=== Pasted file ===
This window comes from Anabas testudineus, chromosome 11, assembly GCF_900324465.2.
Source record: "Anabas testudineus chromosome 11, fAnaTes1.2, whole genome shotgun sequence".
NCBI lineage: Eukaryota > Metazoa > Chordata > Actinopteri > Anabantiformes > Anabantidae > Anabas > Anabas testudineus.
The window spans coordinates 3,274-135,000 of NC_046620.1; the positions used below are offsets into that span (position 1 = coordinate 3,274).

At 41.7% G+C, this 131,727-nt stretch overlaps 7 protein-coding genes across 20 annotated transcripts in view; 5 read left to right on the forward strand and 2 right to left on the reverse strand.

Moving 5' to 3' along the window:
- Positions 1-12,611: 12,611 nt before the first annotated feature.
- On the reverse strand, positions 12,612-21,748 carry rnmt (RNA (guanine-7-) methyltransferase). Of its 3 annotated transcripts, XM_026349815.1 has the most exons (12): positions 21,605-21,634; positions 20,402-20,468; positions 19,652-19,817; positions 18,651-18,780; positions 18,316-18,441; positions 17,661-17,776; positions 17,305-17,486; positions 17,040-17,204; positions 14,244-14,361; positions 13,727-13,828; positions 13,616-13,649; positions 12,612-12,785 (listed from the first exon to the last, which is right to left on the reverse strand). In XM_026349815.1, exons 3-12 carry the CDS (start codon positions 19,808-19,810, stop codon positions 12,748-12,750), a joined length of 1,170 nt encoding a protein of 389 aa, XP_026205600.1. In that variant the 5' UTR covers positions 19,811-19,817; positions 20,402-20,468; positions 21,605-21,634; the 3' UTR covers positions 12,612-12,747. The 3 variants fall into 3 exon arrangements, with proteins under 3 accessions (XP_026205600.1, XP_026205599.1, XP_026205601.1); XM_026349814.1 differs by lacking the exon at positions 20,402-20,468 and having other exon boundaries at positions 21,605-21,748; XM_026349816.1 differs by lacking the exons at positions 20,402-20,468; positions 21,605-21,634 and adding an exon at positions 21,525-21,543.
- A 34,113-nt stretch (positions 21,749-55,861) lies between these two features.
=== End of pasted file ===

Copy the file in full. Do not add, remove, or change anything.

This window comes from Anabas testudineus, chromosome 11, assembly GCF_900324465.2.
Source record: "Anabas testudineus chromosome 11, fAnaTes1.2, whole genome shotgun sequence".
NCBI lineage: Eukaryota > Metazoa > Chordata > Actinopteri > Anabantiformes > Anabantidae > Anabas > Anabas testudineus.
The window spans coordinates 3,274-135,000 of NC_046620.1; the positions used below are offsets into that span (position 1 = coordinate 3,274).

At 41.7% G+C, this 131,727-nt stretch overlaps 7 protein-coding genes across 20 annotated transcripts in view; 5 read left to right on the forward strand and 2 right to left on the reverse strand.

Moving 5' to 3' along the window:
- Positions 1-12,611: 12,611 nt before the first annotated feature.
- On the reverse strand, positions 12,612-21,748 carry rnmt (RNA (guanine-7-) methyltransferase). Of its 3 annotated transcripts, XM_026349815.1 has the most exons (12): positions 21,605-21,634; positions 20,402-20,468; positions 19,652-19,817; positions 18,651-18,780; positions 18,316-18,441; positions 17,661-17,776; positions 17,305-17,486; positions 17,040-17,204; positions 14,244-14,361; positions 13,727-13,828; positions 13,616-13,649; positions 12,612-12,785 (listed from the first exon to the last, which is right to left on the reverse strand). In XM_026349815.1, exons 3-12 carry the CDS (start codon positions 19,808-19,810, stop codon positions 12,748-12,750), a joined length of 1,170 nt encoding a protein of 389 aa, XP_026205600.1. In that variant the 5' UTR covers positions 19,811-19,817; positions 20,402-20,468; positions 21,605-21,634; the 3' UTR covers positions 12,612-12,747. The 3 variants fall into 3 exon arrangements, with proteins under 3 accessions (XP_026205600.1, XP_026205599.1, XP_026205601.1); XM_026349814.1 differs by lacking the exon at positions 20,402-20,468 and having other exon boundaries at positions 21,605-21,748; XM_026349816.1 differs by lacking the exons at positions 20,402-20,468; positions 21,605-21,634 and adding an exon at positions 21,525-21,543.
- A 34,113-nt stretch (positions 21,749-55,861) lies between these two features.